2007 GSA Denver Annual Meeting (2831 October 2007)
Paper No. 144-34
Presentation Time: 8:00 AM-12:00 PM


PEEK, Stephanie, Geology and Geophysics, University of Wyoming, Dept. #3006, 1000 E. University Ave, Laramie, WY 82071-3006, speek@uwyo.edu and CLEMENTZ, Mark T., Department of Geology and Geophysics, University of Wyoming, Dept. 3006, 1000 E. University Ave, Laramie, WY 82071

Trophic diversity is an important character of marine ecosystems, yet it is often difficult to quantify from evidence preserved in the fossil record. Recent studies of modern foodwebs have increasingly relied on the use of biological fractionation and purification of isotopes as an important tracer of trophic level; this has the potential to yield similar information for paleontological research. Three potential geochemical proxies for trophic level are: elemental ratios (e.g., Sr/Ca, Ba/Ca); nitrogen isotopes (δ15N); and calcium isotopes (δ44Ca) in bone or tooth material. In order for these proxies to be useful in the study of fossil materials, it is necessary to first establish their effectiveness in modern ecosystems. The aim of this project is to assess the relative effectiveness of these proxies for trophic level in modern marine mammals and to determine which proxy (or combination of proxies) would be the most effective for the study of trophic diversity in ancient marine ecosystems.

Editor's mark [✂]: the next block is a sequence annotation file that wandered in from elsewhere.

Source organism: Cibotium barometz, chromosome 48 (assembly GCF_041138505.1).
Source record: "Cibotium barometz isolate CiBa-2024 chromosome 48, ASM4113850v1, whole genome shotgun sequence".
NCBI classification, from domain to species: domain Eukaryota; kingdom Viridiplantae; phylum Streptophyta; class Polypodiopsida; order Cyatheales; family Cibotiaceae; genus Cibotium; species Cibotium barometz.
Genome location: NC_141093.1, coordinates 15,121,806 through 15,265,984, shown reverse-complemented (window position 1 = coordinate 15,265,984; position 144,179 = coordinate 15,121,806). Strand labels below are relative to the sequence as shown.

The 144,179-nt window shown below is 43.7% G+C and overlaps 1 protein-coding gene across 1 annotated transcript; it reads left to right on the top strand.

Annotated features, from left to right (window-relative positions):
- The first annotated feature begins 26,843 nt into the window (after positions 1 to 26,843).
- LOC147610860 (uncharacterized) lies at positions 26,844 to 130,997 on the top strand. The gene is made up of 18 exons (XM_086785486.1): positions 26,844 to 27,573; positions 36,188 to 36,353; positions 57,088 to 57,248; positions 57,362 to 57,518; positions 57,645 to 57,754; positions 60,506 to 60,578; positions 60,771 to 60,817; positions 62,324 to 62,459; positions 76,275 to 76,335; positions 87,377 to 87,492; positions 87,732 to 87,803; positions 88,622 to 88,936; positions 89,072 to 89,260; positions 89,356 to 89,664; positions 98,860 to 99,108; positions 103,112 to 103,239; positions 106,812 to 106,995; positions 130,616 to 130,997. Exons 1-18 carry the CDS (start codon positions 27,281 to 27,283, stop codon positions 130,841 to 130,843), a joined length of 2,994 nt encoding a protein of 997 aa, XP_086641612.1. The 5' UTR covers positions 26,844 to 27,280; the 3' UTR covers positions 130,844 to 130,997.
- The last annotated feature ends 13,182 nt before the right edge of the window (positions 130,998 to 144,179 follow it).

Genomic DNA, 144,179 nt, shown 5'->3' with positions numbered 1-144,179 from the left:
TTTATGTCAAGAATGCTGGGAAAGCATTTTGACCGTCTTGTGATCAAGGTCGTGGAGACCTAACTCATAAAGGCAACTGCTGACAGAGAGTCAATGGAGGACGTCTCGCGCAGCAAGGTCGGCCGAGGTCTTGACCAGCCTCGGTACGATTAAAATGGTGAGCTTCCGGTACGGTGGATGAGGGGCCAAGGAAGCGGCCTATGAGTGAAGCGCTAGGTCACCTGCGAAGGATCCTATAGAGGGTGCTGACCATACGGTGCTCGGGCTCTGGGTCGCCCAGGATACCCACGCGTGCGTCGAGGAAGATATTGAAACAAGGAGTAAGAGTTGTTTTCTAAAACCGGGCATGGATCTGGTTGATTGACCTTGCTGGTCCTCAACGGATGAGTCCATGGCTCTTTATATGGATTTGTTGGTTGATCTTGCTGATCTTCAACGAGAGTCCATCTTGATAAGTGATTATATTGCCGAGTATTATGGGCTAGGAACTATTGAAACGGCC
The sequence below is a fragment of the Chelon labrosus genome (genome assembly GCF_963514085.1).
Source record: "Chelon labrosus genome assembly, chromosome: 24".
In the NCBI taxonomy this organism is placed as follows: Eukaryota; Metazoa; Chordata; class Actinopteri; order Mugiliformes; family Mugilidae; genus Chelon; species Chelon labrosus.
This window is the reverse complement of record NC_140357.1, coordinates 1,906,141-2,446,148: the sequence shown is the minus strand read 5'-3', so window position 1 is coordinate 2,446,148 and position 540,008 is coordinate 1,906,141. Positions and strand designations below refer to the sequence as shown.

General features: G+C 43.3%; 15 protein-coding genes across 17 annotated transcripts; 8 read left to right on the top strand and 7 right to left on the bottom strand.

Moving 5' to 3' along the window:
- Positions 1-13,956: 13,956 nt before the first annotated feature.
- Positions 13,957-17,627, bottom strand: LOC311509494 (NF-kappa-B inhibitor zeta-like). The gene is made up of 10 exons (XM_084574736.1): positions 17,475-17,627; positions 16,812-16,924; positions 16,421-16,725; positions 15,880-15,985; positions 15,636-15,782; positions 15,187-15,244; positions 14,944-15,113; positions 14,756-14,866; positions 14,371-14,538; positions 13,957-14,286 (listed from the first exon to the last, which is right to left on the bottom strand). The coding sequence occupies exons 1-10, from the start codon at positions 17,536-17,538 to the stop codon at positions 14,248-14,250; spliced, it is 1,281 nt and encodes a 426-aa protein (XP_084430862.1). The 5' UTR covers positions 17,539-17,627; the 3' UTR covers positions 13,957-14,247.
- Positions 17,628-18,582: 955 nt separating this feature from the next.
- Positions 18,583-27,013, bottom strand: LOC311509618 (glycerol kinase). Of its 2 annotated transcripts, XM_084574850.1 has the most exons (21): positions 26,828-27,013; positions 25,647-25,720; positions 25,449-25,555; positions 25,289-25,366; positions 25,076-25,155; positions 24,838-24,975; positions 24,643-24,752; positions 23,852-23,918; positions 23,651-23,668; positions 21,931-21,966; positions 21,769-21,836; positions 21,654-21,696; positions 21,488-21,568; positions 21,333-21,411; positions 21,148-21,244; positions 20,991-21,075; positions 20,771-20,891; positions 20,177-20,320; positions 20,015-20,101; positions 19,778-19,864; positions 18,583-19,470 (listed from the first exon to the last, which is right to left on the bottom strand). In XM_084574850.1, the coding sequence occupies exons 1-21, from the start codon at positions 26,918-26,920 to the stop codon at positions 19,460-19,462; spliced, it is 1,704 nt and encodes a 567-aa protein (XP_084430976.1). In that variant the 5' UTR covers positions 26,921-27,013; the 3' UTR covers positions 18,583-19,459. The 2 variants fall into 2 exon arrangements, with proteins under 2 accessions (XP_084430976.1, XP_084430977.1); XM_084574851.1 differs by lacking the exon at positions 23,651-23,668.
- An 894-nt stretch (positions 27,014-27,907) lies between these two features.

Tooth and bone material was collected from multiple individuals (n≥3, where possible) of all major groups of marine mammals (Pinnipedia, Sirenia, Cetacea, and Mustellidae). Samples were taken from collections at the Smithsonian in Washington D. C. and the Los Angeles County Natural History Museum in Los Angeles, California and primarily represent populations from the North Pacific and North Atlantic, with a few species that range globally. For each individual, data was collected on the Sr/Ca, Ba/Ca, δ15N, and δ44Ca values of bone or tooth material.

Each of these methods of assessing trophic diversity has drawbacks that must be considered before applying them to paleontological research. Some of these drawbacks include the preservation potential over long timescales (>100 kyrs), spatiotemporal variation in baseline elemental and isotope values for foodwebs, and high analytical costs for large numbers of samples. Preliminary results indicate that δ15N is the most effective proxy when looking at recent communities (<100 kyrs) from a small geographic area; Sr/Ca and Ba/Ca can be used over the same timescales but over larger geographic areas; and δ44Ca analysis is most effective for older material (>100 kyrs) collected over large geographic areas.

2007 GSA Denver Annual Meeting (2831 October 2007)
General Information for this Meeting
Session No. 144--Booth# 117
Paleontology (Posters) II: Environments, Ecosystems, and Interactions
Colorado Convention Center: Exhibit Hall E/F
8:00 AM-12:00 PM, Tuesday, 30 October 2007

Geological Society of America Abstracts with Programs, Vol. 39, No. 6, p. 402

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